The Hunger Games novel by Suzanne Collins includes numerous symolic images throughout to shed light on societal problems. This paper argues that readers accept these symbols readily because society responds well to visual representations, thanks to the constant flood of visual media.
Art, as an expression of feelings, worldviews, and personal beliefs, is a reflection of our environment and how we interact with it. In this way, urban art such as rap music and graffiti can serve as a lens through which we are able to examine the state of the urban environment.
In Salome, Oscar Wilde expresses a dangerous relationship between sight and sexual desire that leads to death. Throughout the play, the male characters look upon the females with a sense of voyeurism, stimulating a sensual desire for the other. In the same way, the female characters re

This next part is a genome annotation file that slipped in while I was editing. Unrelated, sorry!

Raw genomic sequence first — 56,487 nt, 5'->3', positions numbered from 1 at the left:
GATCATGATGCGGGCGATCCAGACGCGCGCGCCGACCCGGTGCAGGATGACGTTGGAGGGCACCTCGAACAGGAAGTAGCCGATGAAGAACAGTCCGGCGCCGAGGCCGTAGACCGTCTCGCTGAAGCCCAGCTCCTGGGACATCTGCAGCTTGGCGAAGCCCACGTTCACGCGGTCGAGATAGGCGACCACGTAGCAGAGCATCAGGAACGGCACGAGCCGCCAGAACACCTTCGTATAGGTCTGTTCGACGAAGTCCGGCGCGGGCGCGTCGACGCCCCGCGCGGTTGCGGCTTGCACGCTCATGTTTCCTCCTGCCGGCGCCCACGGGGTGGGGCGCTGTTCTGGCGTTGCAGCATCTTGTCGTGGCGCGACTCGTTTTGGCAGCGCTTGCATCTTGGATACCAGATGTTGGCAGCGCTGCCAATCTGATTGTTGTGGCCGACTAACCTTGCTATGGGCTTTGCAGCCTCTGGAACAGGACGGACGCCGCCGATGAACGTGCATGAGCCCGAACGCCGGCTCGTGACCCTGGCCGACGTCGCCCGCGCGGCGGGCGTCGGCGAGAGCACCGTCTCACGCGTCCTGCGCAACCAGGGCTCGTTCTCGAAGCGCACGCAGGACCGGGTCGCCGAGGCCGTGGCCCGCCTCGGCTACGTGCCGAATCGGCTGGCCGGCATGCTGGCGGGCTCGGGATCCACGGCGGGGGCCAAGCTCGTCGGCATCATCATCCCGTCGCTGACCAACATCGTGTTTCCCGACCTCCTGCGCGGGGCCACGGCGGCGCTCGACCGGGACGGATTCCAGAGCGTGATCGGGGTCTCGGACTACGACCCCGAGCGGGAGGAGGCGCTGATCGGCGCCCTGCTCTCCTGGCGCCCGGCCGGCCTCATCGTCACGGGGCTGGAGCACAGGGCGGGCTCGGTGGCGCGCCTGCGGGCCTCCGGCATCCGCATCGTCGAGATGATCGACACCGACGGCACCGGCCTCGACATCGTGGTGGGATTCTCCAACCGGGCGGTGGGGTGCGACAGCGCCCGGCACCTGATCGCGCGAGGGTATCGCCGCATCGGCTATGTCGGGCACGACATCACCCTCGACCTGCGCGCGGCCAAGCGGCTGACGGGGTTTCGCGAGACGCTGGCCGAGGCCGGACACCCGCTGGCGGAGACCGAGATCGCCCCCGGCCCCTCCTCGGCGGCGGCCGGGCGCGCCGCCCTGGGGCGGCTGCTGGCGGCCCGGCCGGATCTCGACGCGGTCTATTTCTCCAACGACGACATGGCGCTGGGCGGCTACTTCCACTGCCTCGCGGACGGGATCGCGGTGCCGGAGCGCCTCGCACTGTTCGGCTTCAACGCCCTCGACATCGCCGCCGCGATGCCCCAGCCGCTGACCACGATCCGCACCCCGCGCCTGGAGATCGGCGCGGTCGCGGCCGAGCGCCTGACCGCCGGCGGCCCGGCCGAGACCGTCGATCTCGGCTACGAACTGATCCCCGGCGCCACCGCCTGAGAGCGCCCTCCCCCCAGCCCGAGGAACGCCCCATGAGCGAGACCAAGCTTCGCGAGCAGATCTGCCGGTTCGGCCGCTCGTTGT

In Edwidge Danticat’s Breath, Eyes, Memory (1998) and Jamaica Kincaid’s Autobiography of My Mother (1995), cooking and eating are acts that describe for us the conflicts and confusions of forming a national, familial or sexual identity in the (neo-)colonized, or decolonizing, Ca
In his examination of art in human form, Oscar Wilde ultimately concludes that art is not a means of striving for Absolute Truth, as Plato describes Form to be. Wilde’s choice of a man as his object of analysis is no coincidence; for him, the human soul itself is Form.
Some mysteries weren’t meant to be solved, but that doesn’t stop literary critics from trying to dissect Herman Melville’s “Bartleby, the Scrivener.” Saber argues that Melville intentionally prevents concrete interpretation of his short story through complex linguistics and multiple layers of for